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I agree with many of the others about Artie's' realistic rebellion on Glee! He's a musically inclined 16 year old who has a new (also musically inclined) girlfriend, and he wants to not only dance with her but for her and becuase of her. There was nothing wrong with Artie's story line, and I for one absolutely enjoyed getting to see him dance (finally)!!! I hope they find a way to stick a few more dream-dance scenes in for him. Artie's mall rock was my favorite performance of the night. I also got a kick out of seeing the biggest (heaviest) member of ABDC's Heavy Impact front and (off) center in the routine.
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I think Artie being totally cool with it was what was unrealistic. "Oh, hey, I'm 16 years old and I'll never walk again, s'all good." Yeah, no. This gave him more of a character, especially with his relationship with Tina.
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it's upsetting one of the best dancers out there is stuck in a wheelchair :-(
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SO glad the annoying Zoey (I call her Tina Fey) was offed last night.
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Locke never went on his walkabout in either timeline. The alt universe had MUCH more going on than Locke's minor wheelchair backstory.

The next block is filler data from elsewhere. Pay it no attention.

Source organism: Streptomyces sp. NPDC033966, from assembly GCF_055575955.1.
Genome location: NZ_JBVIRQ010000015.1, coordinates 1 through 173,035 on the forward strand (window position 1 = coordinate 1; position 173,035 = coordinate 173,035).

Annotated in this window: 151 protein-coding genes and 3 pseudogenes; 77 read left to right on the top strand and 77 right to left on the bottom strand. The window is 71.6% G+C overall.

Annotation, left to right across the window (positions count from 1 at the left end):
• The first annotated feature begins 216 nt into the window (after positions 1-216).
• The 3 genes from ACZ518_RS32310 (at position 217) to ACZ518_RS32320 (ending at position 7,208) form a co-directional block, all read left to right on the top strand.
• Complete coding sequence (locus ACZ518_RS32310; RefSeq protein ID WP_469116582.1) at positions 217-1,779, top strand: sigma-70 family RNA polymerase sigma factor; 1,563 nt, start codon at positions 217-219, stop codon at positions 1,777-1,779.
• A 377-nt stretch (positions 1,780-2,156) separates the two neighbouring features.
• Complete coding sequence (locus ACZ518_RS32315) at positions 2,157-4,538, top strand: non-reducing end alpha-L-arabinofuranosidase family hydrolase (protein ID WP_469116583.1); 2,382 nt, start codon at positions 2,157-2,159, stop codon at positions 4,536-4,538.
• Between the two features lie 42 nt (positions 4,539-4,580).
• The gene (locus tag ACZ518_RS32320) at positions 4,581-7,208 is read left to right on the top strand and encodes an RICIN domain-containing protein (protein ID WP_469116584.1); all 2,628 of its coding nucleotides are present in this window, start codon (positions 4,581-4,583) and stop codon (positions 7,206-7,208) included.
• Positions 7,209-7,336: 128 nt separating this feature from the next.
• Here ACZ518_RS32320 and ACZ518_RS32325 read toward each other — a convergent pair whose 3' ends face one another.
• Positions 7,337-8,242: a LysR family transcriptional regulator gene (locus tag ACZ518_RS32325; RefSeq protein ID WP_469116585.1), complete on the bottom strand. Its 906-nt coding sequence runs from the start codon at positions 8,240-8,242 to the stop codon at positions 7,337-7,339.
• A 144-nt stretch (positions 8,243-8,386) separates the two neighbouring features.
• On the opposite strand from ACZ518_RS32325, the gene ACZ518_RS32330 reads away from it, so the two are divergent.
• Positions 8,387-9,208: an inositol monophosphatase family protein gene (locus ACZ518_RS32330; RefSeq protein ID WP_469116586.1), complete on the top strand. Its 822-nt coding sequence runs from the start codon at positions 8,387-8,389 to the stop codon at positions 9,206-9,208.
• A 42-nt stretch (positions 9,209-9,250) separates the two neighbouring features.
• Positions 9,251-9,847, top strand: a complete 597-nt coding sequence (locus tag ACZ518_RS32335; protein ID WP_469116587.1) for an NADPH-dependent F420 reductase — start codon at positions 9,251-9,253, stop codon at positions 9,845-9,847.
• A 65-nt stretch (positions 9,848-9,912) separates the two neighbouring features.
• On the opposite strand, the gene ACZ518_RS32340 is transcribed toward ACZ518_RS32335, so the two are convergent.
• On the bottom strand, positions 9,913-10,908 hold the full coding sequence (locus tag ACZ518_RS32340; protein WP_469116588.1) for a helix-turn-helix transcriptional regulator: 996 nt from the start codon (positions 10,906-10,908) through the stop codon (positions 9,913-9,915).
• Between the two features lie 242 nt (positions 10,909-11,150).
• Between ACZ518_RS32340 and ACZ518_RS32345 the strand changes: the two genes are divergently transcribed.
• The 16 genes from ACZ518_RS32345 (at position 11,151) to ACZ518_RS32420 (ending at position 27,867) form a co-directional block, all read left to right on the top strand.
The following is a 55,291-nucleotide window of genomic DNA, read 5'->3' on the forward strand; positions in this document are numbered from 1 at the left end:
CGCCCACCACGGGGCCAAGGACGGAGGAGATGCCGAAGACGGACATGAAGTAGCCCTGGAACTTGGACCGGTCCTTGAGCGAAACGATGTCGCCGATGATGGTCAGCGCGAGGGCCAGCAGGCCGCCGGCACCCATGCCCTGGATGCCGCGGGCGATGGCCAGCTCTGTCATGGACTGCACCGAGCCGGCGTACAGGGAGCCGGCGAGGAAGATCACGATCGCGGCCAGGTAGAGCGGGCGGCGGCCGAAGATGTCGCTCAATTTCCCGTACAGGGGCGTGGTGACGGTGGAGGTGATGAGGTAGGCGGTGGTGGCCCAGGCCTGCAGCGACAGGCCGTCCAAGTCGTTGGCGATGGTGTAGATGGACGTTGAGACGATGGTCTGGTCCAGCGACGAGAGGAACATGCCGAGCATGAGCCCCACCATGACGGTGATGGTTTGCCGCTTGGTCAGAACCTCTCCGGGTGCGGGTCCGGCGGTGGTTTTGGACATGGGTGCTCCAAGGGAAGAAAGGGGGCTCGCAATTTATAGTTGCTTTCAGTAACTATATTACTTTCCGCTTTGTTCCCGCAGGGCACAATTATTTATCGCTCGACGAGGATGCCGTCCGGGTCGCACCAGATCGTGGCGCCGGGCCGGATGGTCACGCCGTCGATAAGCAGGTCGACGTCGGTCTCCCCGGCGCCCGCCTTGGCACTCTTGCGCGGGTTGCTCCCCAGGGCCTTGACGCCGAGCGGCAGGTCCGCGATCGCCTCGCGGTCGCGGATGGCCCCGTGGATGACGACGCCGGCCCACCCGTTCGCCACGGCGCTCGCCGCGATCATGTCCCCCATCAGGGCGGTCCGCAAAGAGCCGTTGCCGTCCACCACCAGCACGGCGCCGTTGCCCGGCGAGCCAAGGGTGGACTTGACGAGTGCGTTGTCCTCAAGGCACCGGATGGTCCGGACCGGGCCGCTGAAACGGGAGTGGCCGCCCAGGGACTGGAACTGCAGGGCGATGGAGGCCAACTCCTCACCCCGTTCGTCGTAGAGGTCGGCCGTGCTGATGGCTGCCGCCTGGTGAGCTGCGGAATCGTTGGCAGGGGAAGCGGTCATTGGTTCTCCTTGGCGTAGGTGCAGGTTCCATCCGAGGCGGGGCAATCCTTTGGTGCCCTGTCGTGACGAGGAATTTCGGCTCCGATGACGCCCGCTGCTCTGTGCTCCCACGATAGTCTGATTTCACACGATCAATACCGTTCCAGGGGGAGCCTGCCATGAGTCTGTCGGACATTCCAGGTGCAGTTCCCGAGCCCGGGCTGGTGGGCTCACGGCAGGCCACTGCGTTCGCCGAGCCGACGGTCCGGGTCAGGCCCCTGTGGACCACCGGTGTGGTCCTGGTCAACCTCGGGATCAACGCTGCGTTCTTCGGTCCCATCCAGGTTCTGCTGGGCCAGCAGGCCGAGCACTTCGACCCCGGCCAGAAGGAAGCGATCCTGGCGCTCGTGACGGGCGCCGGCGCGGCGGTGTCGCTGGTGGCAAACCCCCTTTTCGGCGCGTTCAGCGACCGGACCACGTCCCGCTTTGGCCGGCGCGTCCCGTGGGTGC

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Last night's episode about Lost was much more than simply Locke getting out of the chair.
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Locke did not go on his walkabout in the alternate time line. He lied to Boone. He mentions that the walkabout agency didn't let him go in the episode "The Substitute" and that he just sat there telling the walkabout guy not to tell him what to do.
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For crying out loud, he's a 16 yo kid on a wheelchair. I for one was happy to see any kind of rebellion and even a bit of anger. Some sign that he's indeed dealing with this, something realistic. And yes, daydreaming about dancing when your a musical kid who can't walk does sound realistic to me. Adapted or not, you can't possibly ask a teenager to be okay with any kind of disability without a process involved. And if, in my humble opinion, if you say otherwise your just patronizing the struggle.
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There was way more to LOST last night than Locke getting out of his wheelchair. A. Locke was more fixated on the fact that they were all meeting up being fate. B. Desmond epicness, Ben manipulation, Richard pummeling, Jack leading, Miles hilarity, Widmore bam bam, Zoey lol. None of this got to you last night?
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it seems like Glee is running out of things to talk about. This is now the second time they've had a character come to terms with who they are and start accepting themselves, only to offer us another episode where they dream of being someone else again. I think last week it was Kurt, this week it's Artie. It's all boring and frustrating.

excellent point though, i think glee and lost are on at the exact same time, it's interesting that they both dealt with something so similar.